First-time homeowner Nina Lindsey's story of hope after brain surgery
Home is a concept that the speaker at our Restoring Hope Community Breakfast, Nina Lindsey, has been trying to find her whole life.
Growing up, her parents struggled with serious substance abuse and mental illness, and at 12 years old she was transferred to the foster care system. She lacked both a physical and emotional home. So as an adult, being independent and having a place to call her own was vitally important.
With a stable, well-paying job at Maricopa County Public Health, the single mom of one made a big jump and purchased her first home in October of 2021.
Careful with her money, Nina was able to adjust to her new homeowner bills and budget, until her chronic medical condition suddenly worsened.
For the past 10 years, Nina lived with a brain tumor. It was under control, until her symptoms drastically changed. She thought she simply had an itch from athlete’s foot. After many doctor’s appointments, however, she learned it was neuropathy. Her brain tumor had doubled in size within the last year.
When she went to go see a neurosurgeon, he warned her that the rapid rate at which the tumor was growing put her in danger.
“You could be driving down the street and have a stroke,” she remembers him saying.
Nina had good health insurance through work, but the extra bills towards medical deductibles and copays started adding up, leaving little savings for anything unexpected and Nina living on a razor thin budget.
On July 11, she had successful brain surgery and headed home for 6-8 weeks of recovery.
But just a week later, her AC went out – right in the middle of the Arizona summer. Nina didn’t have a lot of options to pay for the $2,500 repairs as the medical bills from her surgery kept coming in, and she didn’t have short term disability yet. She was in crisis.
“When you are in crisis it is hard to problem solve those things,” she said. “It’s hard to sit down and think, ‘Okay, I do not have any air conditioning. What are all my options?’ And after brain surgery you are really dealing with a diminished brain capacity. I just did not have the strength or mental capacity to ever pursue that [help on my bills] because I already had too many balls in the air.”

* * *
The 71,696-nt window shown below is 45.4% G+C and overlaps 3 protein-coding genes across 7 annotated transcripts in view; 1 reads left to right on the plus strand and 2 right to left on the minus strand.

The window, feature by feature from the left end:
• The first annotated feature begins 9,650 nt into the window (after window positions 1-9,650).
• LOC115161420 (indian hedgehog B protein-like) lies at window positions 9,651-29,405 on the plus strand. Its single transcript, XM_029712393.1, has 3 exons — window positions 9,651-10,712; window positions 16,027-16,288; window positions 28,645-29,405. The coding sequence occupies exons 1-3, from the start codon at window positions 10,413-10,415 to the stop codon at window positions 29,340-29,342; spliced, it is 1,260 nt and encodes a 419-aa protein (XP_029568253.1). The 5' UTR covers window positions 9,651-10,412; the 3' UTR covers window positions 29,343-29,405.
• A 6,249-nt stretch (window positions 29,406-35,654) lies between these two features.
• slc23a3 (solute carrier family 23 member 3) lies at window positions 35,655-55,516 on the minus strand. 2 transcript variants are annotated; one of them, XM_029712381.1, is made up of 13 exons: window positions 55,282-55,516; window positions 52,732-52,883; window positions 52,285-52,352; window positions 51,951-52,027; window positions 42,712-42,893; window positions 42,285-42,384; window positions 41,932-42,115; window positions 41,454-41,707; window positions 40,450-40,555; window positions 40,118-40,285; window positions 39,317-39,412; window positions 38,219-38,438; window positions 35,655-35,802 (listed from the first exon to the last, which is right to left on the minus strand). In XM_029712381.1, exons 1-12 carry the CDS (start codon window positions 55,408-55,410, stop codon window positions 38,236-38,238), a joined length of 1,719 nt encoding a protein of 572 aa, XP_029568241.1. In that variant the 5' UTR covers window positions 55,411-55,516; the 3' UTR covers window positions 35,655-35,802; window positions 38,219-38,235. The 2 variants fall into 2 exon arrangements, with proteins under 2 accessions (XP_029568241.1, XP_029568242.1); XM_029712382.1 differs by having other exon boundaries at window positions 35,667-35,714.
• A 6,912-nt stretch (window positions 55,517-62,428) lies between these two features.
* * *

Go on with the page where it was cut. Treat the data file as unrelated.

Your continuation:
She planned to open a new line of credit and work hard to pay off the debt when she recovered.
But she didn’t need to worry, SVdP was there to step in and help. Nina had met SVdP Chief Program Officer Jessica Berg when she worked with a SVdP partner, St. Joseph the Worker, years ago. Jessica saw Nina’s post on Facebook detailing her surgery and the problems she faced with her AC. SVdP provided one-time bill assistance through the Angels on Call fund to help Nina get her AC repaired and focus on her recovery.
“I went back to work in September,” Nina said in her speech at the Restoring Hope Breakfast, “and even months after SVdP was there to catch me in my moment of crisis, I remain grateful – perhaps even more so as I comprehend the lasting impact of that one-time assistance. You see, right after I went back to work, there was a period where my short-term disability had ended and there was a four-week lag before I could get back onto payroll. If back in July, I had maxed out my credit and borrowed from friends to somehow pay for the AC bill, I would still be in trouble when I went back to work with depleted savings, maxed out credit, and with no money for groceries and gas.”
By stepping in to provide that assistance, it gave Nina the mental, physical, and emotional space to take a breath and recover in the comfort of the home she’d worked so hard to build for herself. Now she can pay it forward and get back to her career helping others.
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